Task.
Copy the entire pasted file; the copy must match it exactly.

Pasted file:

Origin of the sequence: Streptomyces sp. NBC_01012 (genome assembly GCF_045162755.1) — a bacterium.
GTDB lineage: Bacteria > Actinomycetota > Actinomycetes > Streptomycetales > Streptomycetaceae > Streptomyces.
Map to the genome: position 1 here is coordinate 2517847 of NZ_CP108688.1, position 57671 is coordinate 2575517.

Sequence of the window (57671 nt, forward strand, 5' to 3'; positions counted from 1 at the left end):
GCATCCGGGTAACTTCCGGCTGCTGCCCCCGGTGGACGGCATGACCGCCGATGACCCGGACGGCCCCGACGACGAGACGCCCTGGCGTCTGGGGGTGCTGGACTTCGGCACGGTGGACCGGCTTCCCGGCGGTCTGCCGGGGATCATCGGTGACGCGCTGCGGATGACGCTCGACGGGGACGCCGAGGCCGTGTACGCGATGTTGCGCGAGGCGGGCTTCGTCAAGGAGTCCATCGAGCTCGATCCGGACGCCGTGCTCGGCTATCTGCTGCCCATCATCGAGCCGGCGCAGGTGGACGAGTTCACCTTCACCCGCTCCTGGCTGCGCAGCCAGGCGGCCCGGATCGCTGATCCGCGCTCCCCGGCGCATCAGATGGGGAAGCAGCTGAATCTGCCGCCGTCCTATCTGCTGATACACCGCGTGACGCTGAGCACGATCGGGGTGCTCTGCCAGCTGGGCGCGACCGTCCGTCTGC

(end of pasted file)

Origin of the sequence: Streptomyces sp. NBC_01012 (genome assembly GCF_045162755.1) — a bacterium.
GTDB lineage: Bacteria > Actinomycetota > Actinomycetes > Streptomycetales > Streptomycetaceae > Streptomyces.
Map to the genome: position 1 here is coordinate 2517847 of NZ_CP108688.1, position 57671 is coordinate 2575517.

Sequence of the window (57671 nt, forward strand, 5' to 3'; positions counted from 1 at the left end):
GCATCCGGGTAACTTCCGGCTGCTGCCCCCGGTGGACGGCATGACCGCCGATGACCCGGACGGCCCCGACGACGAGACGCCCTGGCGTCTGGGGGTGCTGGACTTCGGCACGGTGGACCGGCTTCCCGGCGGTCTGCCGGGGATCATCGGTGACGCGCTGCGGATGACGCTCGACGGGGACGCCGAGGCCGTGTACGCGATGTTGCGCGAGGCGGGCTTCGTCAAGGAGTCCATCGAGCTCGATCCGGACGCCGTGCTCGGCTATCTGCTGCCCATCATCGAGCCGGCGCAGGTGGACGAGTTCACCTTCACCCGCTCCTGGCTGCGCAGCCAGGCGGCCCGGATCGCTGATCCGCGCTCCCCGGCGCATCAGATGGGGAAGCAGCTGAATCTGCCGCCGTCCTATCTGCTGATACACCGCGTGACGCTGAGCACGATCGGGGTGCTCTGCCAGCTGGGCGCGACCGTCCGTCTGC